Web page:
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Emmett Till death: Grand jury declines to indict Carolyn Bryant Donham

A Leflore County grand jury last week heard seven hours of testimony from investigators and witnesses but said there was insufficient evidence to indict Carolyn Bryant Donham on charges of kidnapping and manslaughter, according to a statement from District Attorney Dewayne Richardson.

The grand jury heard the testimony from witnesses detailing the investigation of the case from 2004 to the present day and considered both charges, according to the statement.

“After hearing every aspect of the investigation and evidence collected regarding Donham’s involvement, the Grand Jury returned a ‘No Bill’ to the charges of both Kidnapping and Manslaughter,” the statement said. “The murder of Emmett Till remains an unforgettable tragedy in this country and the thoughts and prayers of this nation continue to be with the family of Emmett Till.”

Family members of Emmett, whose killing in the Jim Crow-era South spurred the civil rights movement in America, said earlier this summer that they had unearthed an unserved arrest warrantt for Bryant Donham, her late husband and his brother.

The warrant is dated August 29, 1955, and signed by the Leflore County clerk. The image of the warrant shows the current clerk certified the document as authentic on June 21.

A note on the back of the warrant says Bryant Donham was not arrested because she could not be located at the time, according to the New York Times, which cited filmmaker Keith A. Beauchamp, who was part of the team that discovered the warrant. CNN reached out to Bryant Donham at the time but did not hear back.
Opinion: Till accuser's memoir shows Pandora's box opened by his brutal death is still wide open

Emmett’s family had hoped the warrant would lead to charges and, ultimately, justice.

“Justice has to be served,” Emmett’s cousin Deborah Watts told CNN in late June, adding, “Emmett led us to it. I know that in my heart.”

A cousin who witnessed Emmett’s abduction, Rev. Wheeler Parker Jr., said Tuesday that state officials have assured the family no stone would be left unturned in the fight for justice.

“They kept their promise by bringing this latest piece of evidence before the grand jury. This outcome is unfortunate, but predictable, news,” he said in the statement. “The prosecutor tried his best, and we appreciate his efforts, but he alone cannot undo hundreds of years of anti-Black systems that guaranteed those who killed Emmett Till would go unpunished, to this day.”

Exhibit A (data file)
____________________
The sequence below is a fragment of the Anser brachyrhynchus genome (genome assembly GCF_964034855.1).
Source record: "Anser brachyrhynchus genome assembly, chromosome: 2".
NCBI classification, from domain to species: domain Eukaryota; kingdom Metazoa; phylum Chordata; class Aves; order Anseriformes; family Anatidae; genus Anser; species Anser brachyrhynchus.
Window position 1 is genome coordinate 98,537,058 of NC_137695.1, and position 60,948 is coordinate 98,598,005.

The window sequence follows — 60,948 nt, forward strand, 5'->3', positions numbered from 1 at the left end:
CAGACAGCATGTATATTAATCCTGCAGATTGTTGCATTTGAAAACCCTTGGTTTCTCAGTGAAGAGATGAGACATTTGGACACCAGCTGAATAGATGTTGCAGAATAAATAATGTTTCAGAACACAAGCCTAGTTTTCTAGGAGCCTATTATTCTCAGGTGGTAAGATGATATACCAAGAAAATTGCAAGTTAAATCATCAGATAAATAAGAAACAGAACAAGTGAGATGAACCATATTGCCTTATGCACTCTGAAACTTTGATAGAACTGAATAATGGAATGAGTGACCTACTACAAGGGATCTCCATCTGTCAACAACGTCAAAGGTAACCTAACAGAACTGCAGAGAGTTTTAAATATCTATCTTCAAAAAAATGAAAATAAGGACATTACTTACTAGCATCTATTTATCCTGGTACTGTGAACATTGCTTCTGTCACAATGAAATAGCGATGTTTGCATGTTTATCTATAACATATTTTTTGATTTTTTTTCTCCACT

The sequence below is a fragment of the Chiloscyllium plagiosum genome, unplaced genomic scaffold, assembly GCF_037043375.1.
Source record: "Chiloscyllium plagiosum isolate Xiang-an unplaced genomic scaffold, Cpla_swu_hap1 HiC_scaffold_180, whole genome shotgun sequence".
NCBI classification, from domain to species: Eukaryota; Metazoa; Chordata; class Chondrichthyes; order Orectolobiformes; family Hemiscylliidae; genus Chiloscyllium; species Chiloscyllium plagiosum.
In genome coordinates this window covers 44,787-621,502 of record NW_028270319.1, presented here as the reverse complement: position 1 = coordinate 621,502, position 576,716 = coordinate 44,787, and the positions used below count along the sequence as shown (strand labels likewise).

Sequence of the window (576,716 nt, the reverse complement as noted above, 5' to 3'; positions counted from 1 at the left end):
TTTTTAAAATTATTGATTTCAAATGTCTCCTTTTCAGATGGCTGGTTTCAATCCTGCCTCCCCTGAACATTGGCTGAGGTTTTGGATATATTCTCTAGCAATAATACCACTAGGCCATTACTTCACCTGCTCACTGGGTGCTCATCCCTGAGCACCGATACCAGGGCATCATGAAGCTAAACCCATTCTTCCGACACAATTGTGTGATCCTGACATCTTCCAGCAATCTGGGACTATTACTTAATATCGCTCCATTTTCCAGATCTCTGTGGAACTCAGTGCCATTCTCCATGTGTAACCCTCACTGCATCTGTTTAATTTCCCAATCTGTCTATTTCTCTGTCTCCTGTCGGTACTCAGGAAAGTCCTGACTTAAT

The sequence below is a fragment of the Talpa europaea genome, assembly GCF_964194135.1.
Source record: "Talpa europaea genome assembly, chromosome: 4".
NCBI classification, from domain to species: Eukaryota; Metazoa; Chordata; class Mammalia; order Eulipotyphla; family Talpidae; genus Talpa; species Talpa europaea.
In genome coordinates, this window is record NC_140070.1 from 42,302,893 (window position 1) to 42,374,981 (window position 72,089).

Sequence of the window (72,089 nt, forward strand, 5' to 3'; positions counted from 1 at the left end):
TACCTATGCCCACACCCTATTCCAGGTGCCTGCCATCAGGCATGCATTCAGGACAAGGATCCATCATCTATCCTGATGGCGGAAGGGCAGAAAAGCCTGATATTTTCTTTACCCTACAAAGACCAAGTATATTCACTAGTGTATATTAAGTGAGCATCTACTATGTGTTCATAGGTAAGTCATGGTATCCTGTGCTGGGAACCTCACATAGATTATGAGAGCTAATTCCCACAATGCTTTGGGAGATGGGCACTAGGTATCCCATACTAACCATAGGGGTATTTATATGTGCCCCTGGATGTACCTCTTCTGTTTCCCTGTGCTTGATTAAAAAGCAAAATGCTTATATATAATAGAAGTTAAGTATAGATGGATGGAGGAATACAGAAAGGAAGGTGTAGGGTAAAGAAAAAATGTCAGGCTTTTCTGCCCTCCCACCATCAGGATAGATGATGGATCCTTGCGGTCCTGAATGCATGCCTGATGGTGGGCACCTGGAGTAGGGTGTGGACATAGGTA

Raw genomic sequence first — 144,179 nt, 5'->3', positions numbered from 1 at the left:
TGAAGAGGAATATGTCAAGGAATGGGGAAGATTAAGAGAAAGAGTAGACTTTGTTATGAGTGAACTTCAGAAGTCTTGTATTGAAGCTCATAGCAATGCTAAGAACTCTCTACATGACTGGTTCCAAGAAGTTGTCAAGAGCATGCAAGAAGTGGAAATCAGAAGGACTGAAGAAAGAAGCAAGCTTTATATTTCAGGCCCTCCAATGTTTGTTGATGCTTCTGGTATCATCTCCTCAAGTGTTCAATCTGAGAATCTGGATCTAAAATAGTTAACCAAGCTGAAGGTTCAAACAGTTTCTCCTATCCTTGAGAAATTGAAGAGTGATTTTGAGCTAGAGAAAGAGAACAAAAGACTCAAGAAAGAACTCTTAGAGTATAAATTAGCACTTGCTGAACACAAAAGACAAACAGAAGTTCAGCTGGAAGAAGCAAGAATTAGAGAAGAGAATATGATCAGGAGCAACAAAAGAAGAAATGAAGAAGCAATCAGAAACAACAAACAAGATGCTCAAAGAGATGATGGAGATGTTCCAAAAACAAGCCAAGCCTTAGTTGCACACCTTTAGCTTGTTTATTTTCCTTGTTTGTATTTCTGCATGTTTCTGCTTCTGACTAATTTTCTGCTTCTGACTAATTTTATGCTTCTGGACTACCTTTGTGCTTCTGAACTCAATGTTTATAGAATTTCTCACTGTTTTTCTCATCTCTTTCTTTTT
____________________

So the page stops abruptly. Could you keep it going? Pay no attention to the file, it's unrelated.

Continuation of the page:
While Emmett’s killing remains a touchstone moment in the United States’ long struggle with racial injustice and inequality, to this day, no one has been held criminally responsible.

Emmett, who lived in Chicago, was visiting relatives in Mississippi when he had his fateful encounter with then-20-year-old Carolyn Bryant in the summer of 1955. Accounts from that day differ, but witnesses alleged Emmett whistled at the woman at the market she owned with her husband in the town of Money.

Emmett Till's family calls for justice after finding an unserved arrest warrant in his case
Four days later, Roy Bryant and JW Milam later took Emmett from his bed in the middle of the nightordered him into the back of a pickup and beat him before shooting him in the head and tossing his body into the Tallahatchie River.

But they were both acquitted of murder by an all-White jury following a trial in which Carolyn Bryant testified that Emmett grabbed and verbally threatened her. The jury deliberated for barely an hour.

The men later admitted to the killing in a 1956 interview with Look magazine.

Emmett’s death captured attention far beyond Mississippi after a photo of his mutilated body was published in Jet Magazine and spread around the world. His mother, Mamie Till-Mobley, had demanded he have an open-casket funeral so the entire world could see her son’s injuries and the results of racial terrorism — a decision that helped fuel the civil rights movement.

A timeline of Emmett Till's accuser's changing stories

Milam died in 1980 and Bryant died in 1994. Bryant Donham is in her late 80s.

In 2007, a Mississippi grand jury declined to indict Bryant Donham on charges. And according to archived FBI documents, Milam and Roy Bryant were arrested on a kidnapping charge in 1955, but a grand jury failed to indict them. “The original court, District Attorney, and investigative records related to the 1955 investigation have apparently been lost,” the FBI said in a 2006 report.

Bryant Donham testified in 1955 that Emmett grabbed her hand, her waist and propositioned her, saying he had been with “White women before.” But years later, when professor Timothy Tyson raised that trial testimony in a 2008 interview with Bryant Donham, he claimed she told him, “That part’s not true.”

The prospect that the woman at the center of Emmett’s case had recanted her testimony — which the US Justice Department said in a memo would contradict statements she made during the state trial in 1955 and later to the FBI — sparked calls for authorities to investigate the case anew.
Biden signs bill making lynching a federal hate crime into law
The DOJ, which had already re-examined and closed the case in 2007, reopened the probe into Emmett’s killing in 2018. But the case was closed in December after the DOJ’s Civil Rights Division concluded it could not prove Bryant Donham had lied. When questioned directly, Bryant Donham adamantly denied to investigators that she had recanted her testimony.
Emmett’s legacy, however, lives on: In March, President Joe Biden signed into law the landmark Emmett Till Antilynching Act, which made lynching a federal hate crime.

CNN’s Amy Simonson, Sara Sidner, Tina Burnside, Dakin Andone, Devon Sayers, Elizabeth Joseph and Eliott C. McLaughlin contributed to this report.

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